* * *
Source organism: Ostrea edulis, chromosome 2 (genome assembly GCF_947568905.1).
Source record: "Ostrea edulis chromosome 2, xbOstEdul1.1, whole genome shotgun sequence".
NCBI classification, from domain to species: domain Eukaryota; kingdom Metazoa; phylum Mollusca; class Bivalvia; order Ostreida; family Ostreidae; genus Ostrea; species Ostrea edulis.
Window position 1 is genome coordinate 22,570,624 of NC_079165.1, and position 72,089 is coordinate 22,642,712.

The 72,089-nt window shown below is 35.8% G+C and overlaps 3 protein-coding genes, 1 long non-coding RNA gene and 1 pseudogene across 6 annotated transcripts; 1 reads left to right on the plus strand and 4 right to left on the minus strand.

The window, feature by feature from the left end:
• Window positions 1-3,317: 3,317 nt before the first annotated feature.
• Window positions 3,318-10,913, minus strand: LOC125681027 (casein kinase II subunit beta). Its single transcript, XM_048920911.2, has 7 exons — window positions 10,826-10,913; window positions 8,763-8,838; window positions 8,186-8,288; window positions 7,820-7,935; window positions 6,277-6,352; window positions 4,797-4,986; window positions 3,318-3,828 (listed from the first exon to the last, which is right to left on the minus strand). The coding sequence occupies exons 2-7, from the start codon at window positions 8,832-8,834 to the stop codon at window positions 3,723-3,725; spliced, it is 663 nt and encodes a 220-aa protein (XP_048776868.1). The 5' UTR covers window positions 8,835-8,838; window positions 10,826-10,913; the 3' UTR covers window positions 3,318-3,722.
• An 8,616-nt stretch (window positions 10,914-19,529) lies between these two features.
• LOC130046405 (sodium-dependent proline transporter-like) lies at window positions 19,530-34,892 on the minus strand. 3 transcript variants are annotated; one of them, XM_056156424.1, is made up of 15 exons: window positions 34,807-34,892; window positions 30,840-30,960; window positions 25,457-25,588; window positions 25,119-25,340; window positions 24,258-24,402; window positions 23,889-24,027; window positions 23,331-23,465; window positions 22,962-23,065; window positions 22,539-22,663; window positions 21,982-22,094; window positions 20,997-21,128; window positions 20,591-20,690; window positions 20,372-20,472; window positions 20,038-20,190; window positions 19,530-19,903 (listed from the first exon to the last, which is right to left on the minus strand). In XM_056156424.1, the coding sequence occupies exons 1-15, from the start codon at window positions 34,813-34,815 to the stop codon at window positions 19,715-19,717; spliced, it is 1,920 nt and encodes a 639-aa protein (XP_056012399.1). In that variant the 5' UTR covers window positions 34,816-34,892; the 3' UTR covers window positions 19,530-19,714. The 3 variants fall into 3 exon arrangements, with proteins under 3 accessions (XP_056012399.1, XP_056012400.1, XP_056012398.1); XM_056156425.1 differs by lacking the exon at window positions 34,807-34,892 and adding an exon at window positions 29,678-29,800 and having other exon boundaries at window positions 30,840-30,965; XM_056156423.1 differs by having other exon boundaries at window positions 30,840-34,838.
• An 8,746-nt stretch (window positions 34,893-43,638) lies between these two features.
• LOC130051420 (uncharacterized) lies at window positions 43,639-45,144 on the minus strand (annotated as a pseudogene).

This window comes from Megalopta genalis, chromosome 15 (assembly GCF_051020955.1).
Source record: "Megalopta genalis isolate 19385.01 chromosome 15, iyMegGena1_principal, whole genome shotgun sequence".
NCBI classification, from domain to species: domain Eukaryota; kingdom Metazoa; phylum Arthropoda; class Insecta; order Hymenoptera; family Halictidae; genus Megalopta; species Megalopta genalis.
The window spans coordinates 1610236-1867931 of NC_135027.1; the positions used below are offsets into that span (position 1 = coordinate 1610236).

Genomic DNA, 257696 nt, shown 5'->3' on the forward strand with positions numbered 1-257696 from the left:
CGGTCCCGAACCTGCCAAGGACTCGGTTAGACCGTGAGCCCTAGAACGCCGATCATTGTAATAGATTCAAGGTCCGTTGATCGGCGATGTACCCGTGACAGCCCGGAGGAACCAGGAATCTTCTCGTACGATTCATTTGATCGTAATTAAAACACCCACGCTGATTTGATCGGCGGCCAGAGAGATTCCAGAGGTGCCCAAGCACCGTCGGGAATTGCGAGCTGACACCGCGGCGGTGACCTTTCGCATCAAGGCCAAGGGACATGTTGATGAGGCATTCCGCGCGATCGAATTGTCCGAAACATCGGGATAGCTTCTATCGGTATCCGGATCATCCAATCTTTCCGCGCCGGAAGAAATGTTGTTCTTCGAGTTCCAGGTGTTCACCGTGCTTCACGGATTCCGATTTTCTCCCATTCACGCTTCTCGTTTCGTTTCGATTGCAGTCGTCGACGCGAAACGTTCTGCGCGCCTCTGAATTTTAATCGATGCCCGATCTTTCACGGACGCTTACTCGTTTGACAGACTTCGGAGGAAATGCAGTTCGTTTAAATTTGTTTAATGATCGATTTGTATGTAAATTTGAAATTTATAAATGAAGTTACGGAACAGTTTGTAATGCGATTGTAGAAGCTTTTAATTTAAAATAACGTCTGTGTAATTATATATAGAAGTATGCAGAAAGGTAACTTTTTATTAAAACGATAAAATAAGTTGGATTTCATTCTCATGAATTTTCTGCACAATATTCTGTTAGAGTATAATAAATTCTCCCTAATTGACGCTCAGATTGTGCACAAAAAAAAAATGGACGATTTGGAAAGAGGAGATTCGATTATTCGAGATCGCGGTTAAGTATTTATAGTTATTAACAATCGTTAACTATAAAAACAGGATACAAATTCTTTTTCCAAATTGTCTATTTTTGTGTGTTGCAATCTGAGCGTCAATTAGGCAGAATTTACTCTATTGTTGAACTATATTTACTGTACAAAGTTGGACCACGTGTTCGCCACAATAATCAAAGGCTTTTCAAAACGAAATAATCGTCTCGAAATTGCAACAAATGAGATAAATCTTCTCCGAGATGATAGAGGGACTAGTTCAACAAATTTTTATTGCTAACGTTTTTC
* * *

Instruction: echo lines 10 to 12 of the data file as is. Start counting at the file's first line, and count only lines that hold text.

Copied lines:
• LOC130046405 (sodium-dependent proline transporter-like) lies at window positions 19,530-34,892 on the minus strand. 3 transcript variants are annotated; one of them, XM_056156424.1, is made up of 15 exons: window positions 34,807-34,892; window positions 30,840-30,960; window positions 25,457-25,588; window positions 25,119-25,340; window positions 24,258-24,402; window positions 23,889-24,027; window positions 23,331-23,465; window positions 22,962-23,065; window positions 22,539-22,663; window positions 21,982-22,094; window positions 20,997-21,128; window positions 20,591-20,690; window positions 20,372-20,472; window positions 20,038-20,190; window positions 19,530-19,903 (listed from the first exon to the last, which is right to left on the minus strand). In XM_056156424.1, the coding sequence occupies exons 1-15, from the start codon at window positions 34,813-34,815 to the stop codon at window positions 19,715-19,717; spliced, it is 1,920 nt and encodes a 639-aa protein (XP_056012399.1). In that variant the 5' UTR covers window positions 34,816-34,892; the 3' UTR covers window positions 19,530-19,714. The 3 variants fall into 3 exon arrangements, with proteins under 3 accessions (XP_056012399.1, XP_056012400.1, XP_056012398.1); XM_056156425.1 differs by lacking the exon at window positions 34,807-34,892 and adding an exon at window positions 29,678-29,800 and having other exon boundaries at window positions 30,840-30,965; XM_056156423.1 differs by having other exon boundaries at window positions 30,840-34,838.
• An 8,746-nt stretch (window positions 34,893-43,638) lies between these two features.
• LOC130051420 (uncharacterized) lies at window positions 43,639-45,144 on the minus strand (annotated as a pseudogene).